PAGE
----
Bariatric surgery (BS) is becoming an increasingly popular option for patients with obesity and include the vertical sleeve gastrectomy, Roux-en-Y gastric bypass, and laparoscopic banding. Adequately treating obesity is crucial to a patient’s overall health, especially considering the potential risk for cancer, given that obesity can increase an individual’s propensity for certain gastric, gastroesophageal, and gastrointestinal cancers, and can even  promote these malignancies’ progression.1 In addition to its established impact on comorbidities associated with obesity, including hypertension and diabetes, there is great research interest in how BS may alter a patient’s risk for colorectal cancer (CRC), specifically.

The development of CRC after BS is a somewhat controversial topic, with several studies showing conflicting data. One such recently published retrospective multicenter cohort study conducted in France reviewed more than 1 million patients with obesity.2 A total of 74,131 (7% of the total database reviewed) had undergone BS. BS included laparoscopic banding, vertical sleeve gastrectomy, and gastric bypass.

The mean age of patients undergoing  BS was younger than that of the nonsurgical cohort (57.3 ± 5.5 years vs 63.7 ± 7.0 years), and the overall rate of CRC was found to be 0.6% in the BS cohort compared with 1.3% in the nonsurgical cohort (P <.001). The standardized incidence ratio (SIR) in the nonsurgical cohort was 1.34 (95% CI 1.32-1.36) compared with 1.0 (95% CI, 0.90-1.09) in the surgical cohort. Hazard ratios (HRs) propensity-score–matched for the surgical vs nonsurgical cohort were 0.68 (95% CI 0.60-0.77) for CRC and 0.56 (95% CI 0.53-0.59) for benign colorectal polyps.


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The rates of new CRC diagnoses were lower among patients who had undergone gastric bypass (0.5%) or sleeve gastrectomy (0.5%) than those who had undergone adjustable gastric banding (0.7%; P =.04). The rate of benign colorectal polyps in the nonsurgical cohort was 6.8% compared with 3.5% in the BS group (P <.001). By contrast, compared with gastric bypass and sleeve gastrectomy, higher rates of benign colorectal polyps were seen after adjustable gastric banding (3.1% vs 5.0,%; P < .001).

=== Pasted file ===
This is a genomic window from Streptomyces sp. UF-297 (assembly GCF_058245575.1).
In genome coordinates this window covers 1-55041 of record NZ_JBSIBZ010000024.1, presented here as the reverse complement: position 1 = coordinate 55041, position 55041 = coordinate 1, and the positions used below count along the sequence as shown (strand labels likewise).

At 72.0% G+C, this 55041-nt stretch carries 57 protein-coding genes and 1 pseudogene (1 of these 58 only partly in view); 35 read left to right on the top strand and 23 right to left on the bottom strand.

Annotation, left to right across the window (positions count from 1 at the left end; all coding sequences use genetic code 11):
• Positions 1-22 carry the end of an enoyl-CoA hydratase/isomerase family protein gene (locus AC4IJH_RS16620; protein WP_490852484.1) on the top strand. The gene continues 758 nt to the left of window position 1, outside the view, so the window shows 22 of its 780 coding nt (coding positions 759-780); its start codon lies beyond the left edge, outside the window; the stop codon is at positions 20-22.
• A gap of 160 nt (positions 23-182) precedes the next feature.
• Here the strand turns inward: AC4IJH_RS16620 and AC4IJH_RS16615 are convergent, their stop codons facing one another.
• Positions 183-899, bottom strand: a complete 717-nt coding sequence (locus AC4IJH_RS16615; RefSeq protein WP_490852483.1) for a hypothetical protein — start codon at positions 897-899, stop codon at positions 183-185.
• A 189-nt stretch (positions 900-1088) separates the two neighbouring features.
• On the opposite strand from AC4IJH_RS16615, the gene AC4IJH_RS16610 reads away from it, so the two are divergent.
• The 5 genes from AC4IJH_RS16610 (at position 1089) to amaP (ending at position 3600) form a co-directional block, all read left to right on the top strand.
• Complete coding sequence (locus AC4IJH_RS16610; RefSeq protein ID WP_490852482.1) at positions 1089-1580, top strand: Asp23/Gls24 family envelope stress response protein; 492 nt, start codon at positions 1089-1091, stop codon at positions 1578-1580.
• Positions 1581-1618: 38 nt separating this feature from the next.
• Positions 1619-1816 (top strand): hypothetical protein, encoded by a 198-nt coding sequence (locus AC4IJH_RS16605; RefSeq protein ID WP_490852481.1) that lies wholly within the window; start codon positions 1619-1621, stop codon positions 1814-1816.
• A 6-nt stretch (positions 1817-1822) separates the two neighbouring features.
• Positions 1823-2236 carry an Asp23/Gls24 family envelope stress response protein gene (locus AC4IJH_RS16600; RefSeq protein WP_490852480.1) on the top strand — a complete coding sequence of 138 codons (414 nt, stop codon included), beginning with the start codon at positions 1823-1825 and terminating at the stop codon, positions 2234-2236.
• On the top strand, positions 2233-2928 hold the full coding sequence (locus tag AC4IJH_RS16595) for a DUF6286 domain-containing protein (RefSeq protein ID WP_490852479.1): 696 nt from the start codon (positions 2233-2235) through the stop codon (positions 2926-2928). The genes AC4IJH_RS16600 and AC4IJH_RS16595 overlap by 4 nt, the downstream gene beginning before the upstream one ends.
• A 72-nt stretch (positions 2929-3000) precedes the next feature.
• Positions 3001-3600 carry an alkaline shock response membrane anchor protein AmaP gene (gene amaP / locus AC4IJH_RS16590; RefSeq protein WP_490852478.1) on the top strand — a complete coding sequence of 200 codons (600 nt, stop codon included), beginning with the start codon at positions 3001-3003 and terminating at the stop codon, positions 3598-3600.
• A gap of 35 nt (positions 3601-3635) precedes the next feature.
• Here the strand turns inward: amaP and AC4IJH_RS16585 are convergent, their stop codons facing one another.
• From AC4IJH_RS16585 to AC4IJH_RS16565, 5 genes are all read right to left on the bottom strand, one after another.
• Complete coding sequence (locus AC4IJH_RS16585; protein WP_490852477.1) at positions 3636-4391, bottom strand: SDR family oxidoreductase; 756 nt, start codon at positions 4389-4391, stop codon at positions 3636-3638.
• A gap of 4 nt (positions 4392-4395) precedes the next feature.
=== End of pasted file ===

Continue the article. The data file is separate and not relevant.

The study authors concluded that patients of the same age and body mass index who did not undergo BS had a 34% increased risk for CRC compared with the general population. Patients who had undergone BS had an incident risk that paralleled that of the general population and a 32% lower incident risk for CRC compared with matched nonsurgical patients.

The proposed pathophysiologic mechanisms to explain the decreased risk for CRC in patients who had undergone BS may be linked to changes in the gut microbiome induced by BS, a decrease in harmful comorbidities associated with obesity, increase in physical activity, and decreases in proinflammatory hormones. In interpreting and contextualizing the findings of this study, however, it should be noted that the study only included patients from a French database.